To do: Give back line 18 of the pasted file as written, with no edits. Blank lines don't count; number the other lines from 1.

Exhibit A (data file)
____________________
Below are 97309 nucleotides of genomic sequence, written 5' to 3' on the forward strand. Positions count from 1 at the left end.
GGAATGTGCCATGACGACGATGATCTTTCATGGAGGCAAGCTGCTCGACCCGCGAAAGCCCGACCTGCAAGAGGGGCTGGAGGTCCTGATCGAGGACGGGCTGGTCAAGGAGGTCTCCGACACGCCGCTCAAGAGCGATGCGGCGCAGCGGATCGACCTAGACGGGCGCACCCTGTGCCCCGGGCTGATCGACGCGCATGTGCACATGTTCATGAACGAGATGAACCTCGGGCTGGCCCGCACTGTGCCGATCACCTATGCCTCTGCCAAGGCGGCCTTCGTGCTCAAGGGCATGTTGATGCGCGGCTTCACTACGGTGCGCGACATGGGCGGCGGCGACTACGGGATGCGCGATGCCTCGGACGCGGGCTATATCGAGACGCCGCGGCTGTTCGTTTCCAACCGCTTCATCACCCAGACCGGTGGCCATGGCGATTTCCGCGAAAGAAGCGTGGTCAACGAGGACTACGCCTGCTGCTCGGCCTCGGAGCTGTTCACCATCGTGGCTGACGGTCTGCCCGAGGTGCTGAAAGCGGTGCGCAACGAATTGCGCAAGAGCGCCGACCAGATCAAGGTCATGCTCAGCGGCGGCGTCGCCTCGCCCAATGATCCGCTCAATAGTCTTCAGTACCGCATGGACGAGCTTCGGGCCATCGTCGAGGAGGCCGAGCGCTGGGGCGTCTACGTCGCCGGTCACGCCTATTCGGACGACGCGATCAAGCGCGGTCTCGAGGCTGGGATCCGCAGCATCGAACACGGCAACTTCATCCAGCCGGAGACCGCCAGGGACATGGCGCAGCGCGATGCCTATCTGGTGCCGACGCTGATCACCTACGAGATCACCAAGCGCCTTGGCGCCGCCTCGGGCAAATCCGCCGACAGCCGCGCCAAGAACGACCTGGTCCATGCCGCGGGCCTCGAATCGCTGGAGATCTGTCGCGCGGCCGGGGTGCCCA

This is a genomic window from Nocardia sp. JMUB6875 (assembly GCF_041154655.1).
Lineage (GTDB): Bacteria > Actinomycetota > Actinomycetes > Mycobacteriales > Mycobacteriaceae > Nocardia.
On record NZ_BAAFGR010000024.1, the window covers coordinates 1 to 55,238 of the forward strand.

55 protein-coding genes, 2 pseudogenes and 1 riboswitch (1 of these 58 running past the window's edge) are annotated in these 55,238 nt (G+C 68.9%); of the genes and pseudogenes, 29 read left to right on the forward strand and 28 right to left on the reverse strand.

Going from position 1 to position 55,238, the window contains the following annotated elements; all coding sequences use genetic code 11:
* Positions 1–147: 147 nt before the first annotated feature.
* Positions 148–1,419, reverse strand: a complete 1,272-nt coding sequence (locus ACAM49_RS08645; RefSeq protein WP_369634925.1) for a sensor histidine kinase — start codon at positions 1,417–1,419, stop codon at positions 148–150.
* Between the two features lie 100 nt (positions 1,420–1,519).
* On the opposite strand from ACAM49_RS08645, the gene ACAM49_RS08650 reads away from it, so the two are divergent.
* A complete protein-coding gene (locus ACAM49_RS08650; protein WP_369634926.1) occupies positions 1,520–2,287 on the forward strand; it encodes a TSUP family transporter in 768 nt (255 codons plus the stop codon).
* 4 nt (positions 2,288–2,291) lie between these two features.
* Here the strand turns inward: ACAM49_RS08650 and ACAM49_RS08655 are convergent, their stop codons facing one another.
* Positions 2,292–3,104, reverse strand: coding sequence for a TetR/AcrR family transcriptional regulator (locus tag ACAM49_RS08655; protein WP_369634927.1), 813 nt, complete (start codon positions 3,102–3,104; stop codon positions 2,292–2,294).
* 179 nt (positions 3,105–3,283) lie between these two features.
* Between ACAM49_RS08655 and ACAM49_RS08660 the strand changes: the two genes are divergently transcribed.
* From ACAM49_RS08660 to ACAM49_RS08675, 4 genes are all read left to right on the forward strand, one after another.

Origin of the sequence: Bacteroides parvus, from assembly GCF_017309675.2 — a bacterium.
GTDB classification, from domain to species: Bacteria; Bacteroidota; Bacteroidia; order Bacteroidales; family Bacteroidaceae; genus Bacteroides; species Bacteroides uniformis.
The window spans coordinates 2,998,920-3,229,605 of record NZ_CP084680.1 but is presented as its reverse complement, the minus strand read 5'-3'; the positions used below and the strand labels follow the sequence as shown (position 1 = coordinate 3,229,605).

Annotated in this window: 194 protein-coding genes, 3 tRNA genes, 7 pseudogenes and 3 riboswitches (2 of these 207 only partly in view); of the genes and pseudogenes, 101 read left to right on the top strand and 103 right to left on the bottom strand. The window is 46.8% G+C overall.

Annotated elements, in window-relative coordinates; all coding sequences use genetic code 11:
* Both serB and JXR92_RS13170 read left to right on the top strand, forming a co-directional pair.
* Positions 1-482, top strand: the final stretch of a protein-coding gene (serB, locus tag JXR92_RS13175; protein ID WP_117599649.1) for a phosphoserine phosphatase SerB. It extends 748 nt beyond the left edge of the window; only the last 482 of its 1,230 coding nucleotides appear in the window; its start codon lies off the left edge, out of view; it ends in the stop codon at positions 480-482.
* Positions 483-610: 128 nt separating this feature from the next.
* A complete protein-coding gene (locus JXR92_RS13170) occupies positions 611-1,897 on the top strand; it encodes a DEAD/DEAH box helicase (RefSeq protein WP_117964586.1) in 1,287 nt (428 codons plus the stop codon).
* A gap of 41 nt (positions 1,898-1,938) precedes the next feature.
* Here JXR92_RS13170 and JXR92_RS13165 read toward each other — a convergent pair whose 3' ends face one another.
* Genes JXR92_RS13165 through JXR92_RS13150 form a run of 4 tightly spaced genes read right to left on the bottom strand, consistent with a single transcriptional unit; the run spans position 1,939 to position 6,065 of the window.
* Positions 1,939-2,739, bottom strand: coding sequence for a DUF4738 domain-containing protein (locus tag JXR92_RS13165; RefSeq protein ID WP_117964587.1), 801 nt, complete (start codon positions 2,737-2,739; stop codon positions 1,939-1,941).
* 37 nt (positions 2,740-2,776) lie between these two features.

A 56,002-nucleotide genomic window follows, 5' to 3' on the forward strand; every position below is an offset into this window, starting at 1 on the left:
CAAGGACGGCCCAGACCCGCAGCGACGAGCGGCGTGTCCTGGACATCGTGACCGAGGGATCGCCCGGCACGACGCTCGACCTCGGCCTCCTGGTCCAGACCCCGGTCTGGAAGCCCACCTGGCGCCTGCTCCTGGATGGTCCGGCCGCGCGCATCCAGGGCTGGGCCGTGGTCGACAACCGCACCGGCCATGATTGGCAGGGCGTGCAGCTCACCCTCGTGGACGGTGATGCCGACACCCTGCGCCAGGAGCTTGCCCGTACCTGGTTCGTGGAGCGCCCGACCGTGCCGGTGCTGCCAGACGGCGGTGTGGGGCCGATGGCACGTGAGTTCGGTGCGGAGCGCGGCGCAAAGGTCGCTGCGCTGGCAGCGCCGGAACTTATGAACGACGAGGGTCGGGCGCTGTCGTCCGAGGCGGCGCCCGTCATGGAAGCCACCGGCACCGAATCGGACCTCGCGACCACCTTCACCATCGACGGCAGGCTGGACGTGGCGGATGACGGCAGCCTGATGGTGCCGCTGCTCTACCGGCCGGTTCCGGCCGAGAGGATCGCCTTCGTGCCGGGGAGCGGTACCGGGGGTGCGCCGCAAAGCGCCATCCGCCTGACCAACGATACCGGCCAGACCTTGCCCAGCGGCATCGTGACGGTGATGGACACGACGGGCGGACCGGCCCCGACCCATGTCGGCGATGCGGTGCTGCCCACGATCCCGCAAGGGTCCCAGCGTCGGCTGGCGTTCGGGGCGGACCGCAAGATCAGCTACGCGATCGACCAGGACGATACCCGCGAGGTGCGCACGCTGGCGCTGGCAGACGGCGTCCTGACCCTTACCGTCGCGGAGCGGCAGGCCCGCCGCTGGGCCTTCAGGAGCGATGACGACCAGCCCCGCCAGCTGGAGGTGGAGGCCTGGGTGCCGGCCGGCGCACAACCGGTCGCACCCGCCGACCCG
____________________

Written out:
* From ACAM49_RS08660 to ACAM49_RS08675, 4 genes are all read left to right on the forward strand, one after another.